Silver Service!

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Silver Service:  Megumi and Helen Fazakerley who are celebrating 25 years of service with AEF/SIM Malawi this year

100 years after the Three Pioneers first arrived in Nigeria, two new missionaries arrived in Lilongwe! 29 May marked 25 years since Helen and Megumi Fazakerley came to Malawi to start their service for God in this country.

In the 20th Century, 29 May has had some notable events attached to it. In 1903, Igor Stravinsky’s ballet ‘The Rite of Spring’ was premiered in Paris and sparked a riot!

In 1942, Bing Crosby recorded ‘White Christmas’ which went on to be the best-selling Christmas single in history.

In 1953, [Sir] Edmund Hillary and Sherpa Tensing became the first people to conquer Mount Everest.

In 1982, Pope John Paul II became the first Pontiff to visit Canterbury Cathedral.

And on 29 May 1993, Helen and Megumi Fazakerley came to Malawi to start what, until now, has been 25 years of faithful service to God and the people of this country.

For Helen, it was a return to her beginnings. For Megumi, it was an unexpected journey into the unknown.

“I was born in Malawi and lived here until I was five years old,” said Helen.

“My parents were living here at the time, so I was coming back to my roots. When I left Malawi with my parents, I returned to the UK where I did all my schooling and nursing training. But I always felt God was calling me back to serve Him in Malawi.”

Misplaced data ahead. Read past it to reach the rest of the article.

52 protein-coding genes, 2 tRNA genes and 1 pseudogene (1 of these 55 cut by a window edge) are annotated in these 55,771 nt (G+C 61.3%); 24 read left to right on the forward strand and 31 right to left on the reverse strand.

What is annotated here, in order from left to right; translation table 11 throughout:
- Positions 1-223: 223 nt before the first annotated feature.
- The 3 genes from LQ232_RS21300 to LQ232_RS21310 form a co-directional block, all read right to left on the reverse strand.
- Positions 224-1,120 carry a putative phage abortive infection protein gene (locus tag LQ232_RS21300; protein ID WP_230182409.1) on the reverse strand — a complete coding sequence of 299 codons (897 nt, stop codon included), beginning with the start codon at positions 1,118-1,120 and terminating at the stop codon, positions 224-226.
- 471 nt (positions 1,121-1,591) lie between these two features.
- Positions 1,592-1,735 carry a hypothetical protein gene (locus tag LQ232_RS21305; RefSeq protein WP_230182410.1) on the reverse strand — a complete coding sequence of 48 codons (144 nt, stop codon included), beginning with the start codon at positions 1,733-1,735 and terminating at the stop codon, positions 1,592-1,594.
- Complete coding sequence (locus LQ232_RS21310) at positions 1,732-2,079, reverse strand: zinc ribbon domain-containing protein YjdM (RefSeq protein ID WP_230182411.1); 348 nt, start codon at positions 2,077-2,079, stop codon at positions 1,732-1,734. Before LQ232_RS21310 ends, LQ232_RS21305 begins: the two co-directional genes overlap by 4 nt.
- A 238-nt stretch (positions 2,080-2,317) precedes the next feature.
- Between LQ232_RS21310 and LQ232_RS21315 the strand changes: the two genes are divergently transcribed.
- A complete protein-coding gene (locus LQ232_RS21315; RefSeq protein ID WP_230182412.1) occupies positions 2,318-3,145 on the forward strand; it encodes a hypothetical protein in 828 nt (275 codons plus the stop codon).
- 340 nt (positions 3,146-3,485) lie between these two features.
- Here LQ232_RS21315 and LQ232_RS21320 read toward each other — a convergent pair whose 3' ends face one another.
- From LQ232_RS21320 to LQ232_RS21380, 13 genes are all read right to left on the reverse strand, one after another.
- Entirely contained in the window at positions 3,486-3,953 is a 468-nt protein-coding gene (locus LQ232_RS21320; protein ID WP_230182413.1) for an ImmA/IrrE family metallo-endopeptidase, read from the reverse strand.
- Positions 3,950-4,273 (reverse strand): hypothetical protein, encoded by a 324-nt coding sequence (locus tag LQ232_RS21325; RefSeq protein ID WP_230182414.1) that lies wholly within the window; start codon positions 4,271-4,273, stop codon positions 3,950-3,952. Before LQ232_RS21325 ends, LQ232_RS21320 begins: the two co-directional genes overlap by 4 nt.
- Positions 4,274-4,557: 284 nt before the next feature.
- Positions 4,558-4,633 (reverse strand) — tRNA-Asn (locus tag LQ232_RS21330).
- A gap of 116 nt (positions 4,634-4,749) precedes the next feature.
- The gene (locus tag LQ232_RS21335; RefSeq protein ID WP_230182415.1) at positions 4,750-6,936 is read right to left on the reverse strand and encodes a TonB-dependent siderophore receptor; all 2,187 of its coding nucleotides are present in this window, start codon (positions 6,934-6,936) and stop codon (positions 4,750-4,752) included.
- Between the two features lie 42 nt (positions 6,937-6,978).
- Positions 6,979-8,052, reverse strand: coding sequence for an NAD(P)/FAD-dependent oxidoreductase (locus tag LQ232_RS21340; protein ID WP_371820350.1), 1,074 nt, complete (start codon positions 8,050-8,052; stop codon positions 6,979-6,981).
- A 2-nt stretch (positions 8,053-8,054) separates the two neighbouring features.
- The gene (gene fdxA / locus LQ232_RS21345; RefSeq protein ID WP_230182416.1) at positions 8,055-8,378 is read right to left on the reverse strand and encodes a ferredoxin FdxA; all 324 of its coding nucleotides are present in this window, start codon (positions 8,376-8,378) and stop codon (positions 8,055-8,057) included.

Helen and Megumi met at Redcliffe College, a missionary training college which then was based in London. Helen had moved from Jersey where she had been working for six years as a nurse, and Megumi came from his home in Japan, first at Redcliffe to study a two-year course in the Bible and cross-cultural mission before going on to study for a Theology Degree at the London Bible College.

“I had always assumed that after the Bible college training, God would want me to serve Him in my home country of Japan,” he said.

“But then I met Helen. I knew that the call for her to return to Malawi was strong and so it became apparent to me that that was where I should be as well.”

When they arrived in Malawi in 1993, Helen and Megumi started work as church planters in Lilongwe. Their first assignment was to help develop the AEC Kawale which, since then, has been a centre for SIM Malawi missionaries.  But a meeting with the then General Secretary of AEC and Paul Barr, Team Leader for Africa Evangelical Fellowship (predecessor of SIM Malawi), led to a change in work.

“The GS and Paul both knew I had a Theology Degree, and the GS asked why I was not interested in teaching at Likubula Bible Institute (LBI, now known as Evangelical Bible College of Malawi or EBCoM),” Megumi remembers.

“I said I was very interested in that but had been told by the UK office of AEF that I would need a Master’s Degree which I did not have. Paul and the GS assured me that was not the case, so that led to my joining LBI.”

Growing family: Helen and Megumi’s first prayer card in 1993 (top) and one from 2008 now with all the family!